As oil industry slows, local residents fear rising property taxes
The taxes collected by the city from residential and commercial properties accounts for about half of the revenue needed to pay for essential services like police and fire protection, neighbourhood infrastructure, public transit, parks and road maintenance.
In 2017, Edmonton’s residential tax rate stands at 8.5 per cent, up from 8.0 per cent the previous year. As part of Edmonton’s Financial Sustainability Plan: The Way We Finance (a 10-year strategic plan that outlines policies on such topics as property assessment and taxation), citizens have used public hearings to weigh in, with the city evaluating concerns.
The city’s chief economist, John Rose, says a slowed economy has caused a drop in property values. “Commercial vacancy rates are going up, and that depresses commercial property values. Resale residential prices year-over year are down too, but it’s not a collapse. Overall, there is still modest growth of 1.5 to 2 per cent projected for Edmonton,” he says.
In 2017, the city’s total taxable assessed value is $115 billion for residential properties and $54.7 billion for non-residential properties and apartment buildings, providing $1.5 billion in tax revenue for city services.
The upcoming election means citizens are assessing the value they get for the property taxes they pay. “People are concerned that property taxes are going up and up, but so is unemployment,” says Ward 9 candidate Tim Cartmell. The bustling area of the southeast has some of the fastest-growing population in Edmonton. “There are a lot of residents recently unemployed from the oil patch, and they want to see their tax dollars go further,” he says.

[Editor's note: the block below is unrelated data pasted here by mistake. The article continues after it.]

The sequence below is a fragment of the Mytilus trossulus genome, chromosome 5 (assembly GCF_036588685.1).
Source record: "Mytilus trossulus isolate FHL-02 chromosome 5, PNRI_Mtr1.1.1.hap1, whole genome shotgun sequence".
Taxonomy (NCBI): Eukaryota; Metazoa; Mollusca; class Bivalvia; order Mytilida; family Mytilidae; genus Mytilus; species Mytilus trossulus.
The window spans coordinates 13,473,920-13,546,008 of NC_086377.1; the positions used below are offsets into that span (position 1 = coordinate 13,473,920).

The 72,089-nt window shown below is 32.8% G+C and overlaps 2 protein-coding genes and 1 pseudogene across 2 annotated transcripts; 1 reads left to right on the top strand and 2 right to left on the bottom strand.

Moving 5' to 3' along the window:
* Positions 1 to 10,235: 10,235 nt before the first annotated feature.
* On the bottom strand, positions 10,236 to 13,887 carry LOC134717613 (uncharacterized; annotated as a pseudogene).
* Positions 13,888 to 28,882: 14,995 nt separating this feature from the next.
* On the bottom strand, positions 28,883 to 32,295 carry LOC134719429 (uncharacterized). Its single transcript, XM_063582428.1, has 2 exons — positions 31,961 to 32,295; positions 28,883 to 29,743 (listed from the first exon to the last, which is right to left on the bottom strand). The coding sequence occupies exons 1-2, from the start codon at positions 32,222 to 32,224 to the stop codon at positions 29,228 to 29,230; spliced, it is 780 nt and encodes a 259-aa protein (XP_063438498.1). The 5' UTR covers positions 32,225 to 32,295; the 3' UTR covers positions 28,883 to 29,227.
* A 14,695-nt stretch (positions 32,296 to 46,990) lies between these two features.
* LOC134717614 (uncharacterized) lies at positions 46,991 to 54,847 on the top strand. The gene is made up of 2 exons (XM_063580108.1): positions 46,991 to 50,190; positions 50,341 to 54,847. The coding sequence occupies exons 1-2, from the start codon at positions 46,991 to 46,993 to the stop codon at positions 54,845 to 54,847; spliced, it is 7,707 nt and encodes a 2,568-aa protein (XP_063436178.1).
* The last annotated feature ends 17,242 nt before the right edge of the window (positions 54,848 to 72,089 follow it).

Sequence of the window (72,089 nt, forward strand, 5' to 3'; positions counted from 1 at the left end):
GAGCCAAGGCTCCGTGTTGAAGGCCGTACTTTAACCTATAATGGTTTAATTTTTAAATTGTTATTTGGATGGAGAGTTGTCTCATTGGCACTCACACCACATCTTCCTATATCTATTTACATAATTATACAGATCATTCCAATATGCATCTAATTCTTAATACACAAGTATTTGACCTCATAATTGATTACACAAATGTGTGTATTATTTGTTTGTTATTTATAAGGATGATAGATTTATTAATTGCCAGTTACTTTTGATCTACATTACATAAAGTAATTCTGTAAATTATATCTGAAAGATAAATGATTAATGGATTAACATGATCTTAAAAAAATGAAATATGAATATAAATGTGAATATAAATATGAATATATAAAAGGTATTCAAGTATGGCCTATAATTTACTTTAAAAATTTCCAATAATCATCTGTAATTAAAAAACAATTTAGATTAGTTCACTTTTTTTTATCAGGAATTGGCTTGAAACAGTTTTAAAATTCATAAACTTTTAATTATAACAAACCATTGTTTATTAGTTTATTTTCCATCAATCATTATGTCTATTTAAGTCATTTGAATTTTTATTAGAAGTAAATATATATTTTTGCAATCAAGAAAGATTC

“House assessments are higher here, but where’s the value for the taxes we pay?” asks Ward 9 candidate Sandy Pon, pointing to traffic congestion, transportation and infrastructure as key concerns for the booming area’s residents.
House assessments are higher here, but where’s the value for the taxes we pay? sandy Pon, Ward 9 candidate
Residential taxes are recycled back into essential services like police and fire protection, but residents are expressing their concerns over the ever increasing property taxes in a city where unemployment continues to rise.